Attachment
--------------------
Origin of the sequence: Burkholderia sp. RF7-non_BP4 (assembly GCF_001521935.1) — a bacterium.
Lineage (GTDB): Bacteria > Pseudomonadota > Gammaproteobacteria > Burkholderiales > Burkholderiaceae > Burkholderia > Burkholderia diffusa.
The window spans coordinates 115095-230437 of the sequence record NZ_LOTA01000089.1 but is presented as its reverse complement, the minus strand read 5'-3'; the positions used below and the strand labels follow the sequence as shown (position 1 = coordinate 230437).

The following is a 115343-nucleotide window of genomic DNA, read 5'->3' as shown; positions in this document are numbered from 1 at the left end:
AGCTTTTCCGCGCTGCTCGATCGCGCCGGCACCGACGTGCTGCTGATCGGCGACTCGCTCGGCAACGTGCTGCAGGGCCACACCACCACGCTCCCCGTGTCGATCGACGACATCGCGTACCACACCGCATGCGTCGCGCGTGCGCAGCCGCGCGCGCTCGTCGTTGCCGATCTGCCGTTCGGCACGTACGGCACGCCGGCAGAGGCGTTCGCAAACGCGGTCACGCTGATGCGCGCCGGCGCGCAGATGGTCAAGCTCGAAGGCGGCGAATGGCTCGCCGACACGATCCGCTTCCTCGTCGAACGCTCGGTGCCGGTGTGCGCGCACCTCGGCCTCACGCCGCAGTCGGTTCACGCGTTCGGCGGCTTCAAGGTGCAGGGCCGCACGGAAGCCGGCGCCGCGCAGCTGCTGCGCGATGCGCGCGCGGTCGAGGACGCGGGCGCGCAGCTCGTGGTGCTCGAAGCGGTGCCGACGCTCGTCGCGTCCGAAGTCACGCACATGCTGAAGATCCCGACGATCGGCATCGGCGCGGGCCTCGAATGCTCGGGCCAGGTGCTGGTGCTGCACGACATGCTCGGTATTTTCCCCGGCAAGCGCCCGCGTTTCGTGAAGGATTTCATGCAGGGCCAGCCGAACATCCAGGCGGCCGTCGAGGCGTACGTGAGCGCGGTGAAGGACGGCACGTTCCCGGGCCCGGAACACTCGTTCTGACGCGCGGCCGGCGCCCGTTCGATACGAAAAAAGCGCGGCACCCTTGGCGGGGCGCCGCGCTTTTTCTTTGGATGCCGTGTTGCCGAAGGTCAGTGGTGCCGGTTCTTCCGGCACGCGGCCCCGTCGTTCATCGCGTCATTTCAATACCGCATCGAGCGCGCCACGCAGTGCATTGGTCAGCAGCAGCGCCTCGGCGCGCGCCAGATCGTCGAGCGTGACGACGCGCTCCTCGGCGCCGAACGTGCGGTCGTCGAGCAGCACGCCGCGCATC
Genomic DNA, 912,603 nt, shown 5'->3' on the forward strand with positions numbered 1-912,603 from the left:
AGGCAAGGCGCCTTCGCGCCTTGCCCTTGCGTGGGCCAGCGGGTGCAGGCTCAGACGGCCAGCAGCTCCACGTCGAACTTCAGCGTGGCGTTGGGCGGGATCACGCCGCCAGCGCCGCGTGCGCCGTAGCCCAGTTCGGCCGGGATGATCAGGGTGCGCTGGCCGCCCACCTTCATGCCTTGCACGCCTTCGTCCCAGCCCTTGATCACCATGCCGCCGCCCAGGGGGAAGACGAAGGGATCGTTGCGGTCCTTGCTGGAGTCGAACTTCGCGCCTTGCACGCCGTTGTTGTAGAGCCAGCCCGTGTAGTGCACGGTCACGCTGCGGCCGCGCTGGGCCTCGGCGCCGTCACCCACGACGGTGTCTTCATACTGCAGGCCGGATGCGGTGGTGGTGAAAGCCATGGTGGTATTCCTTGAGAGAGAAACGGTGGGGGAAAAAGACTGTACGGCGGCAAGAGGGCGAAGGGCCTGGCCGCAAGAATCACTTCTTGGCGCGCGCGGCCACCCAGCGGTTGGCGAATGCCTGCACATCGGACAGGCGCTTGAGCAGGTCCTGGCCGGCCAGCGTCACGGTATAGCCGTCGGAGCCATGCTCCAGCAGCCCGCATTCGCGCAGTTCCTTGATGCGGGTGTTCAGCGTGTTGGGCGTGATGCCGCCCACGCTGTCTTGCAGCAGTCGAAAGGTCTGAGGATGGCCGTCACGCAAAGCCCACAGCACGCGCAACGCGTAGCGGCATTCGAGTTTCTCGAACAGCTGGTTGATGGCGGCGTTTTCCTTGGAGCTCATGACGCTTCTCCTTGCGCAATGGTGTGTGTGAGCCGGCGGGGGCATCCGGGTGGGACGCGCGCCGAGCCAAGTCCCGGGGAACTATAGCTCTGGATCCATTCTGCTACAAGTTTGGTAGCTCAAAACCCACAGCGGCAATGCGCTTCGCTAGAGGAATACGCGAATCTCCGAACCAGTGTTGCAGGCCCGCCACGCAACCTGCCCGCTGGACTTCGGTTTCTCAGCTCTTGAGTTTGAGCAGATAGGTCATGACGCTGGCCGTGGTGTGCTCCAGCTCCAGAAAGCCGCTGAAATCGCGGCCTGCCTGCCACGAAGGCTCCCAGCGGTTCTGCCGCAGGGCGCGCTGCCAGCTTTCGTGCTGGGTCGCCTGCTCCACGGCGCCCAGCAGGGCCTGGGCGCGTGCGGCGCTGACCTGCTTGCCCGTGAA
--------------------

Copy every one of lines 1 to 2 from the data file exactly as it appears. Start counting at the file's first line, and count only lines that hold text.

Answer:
Origin of the sequence: Burkholderia sp. RF7-non_BP4 (assembly GCF_001521935.1) — a bacterium.
Lineage (GTDB): Bacteria > Pseudomonadota > Gammaproteobacteria > Burkholderiales > Burkholderiaceae > Burkholderia > Burkholderia diffusa.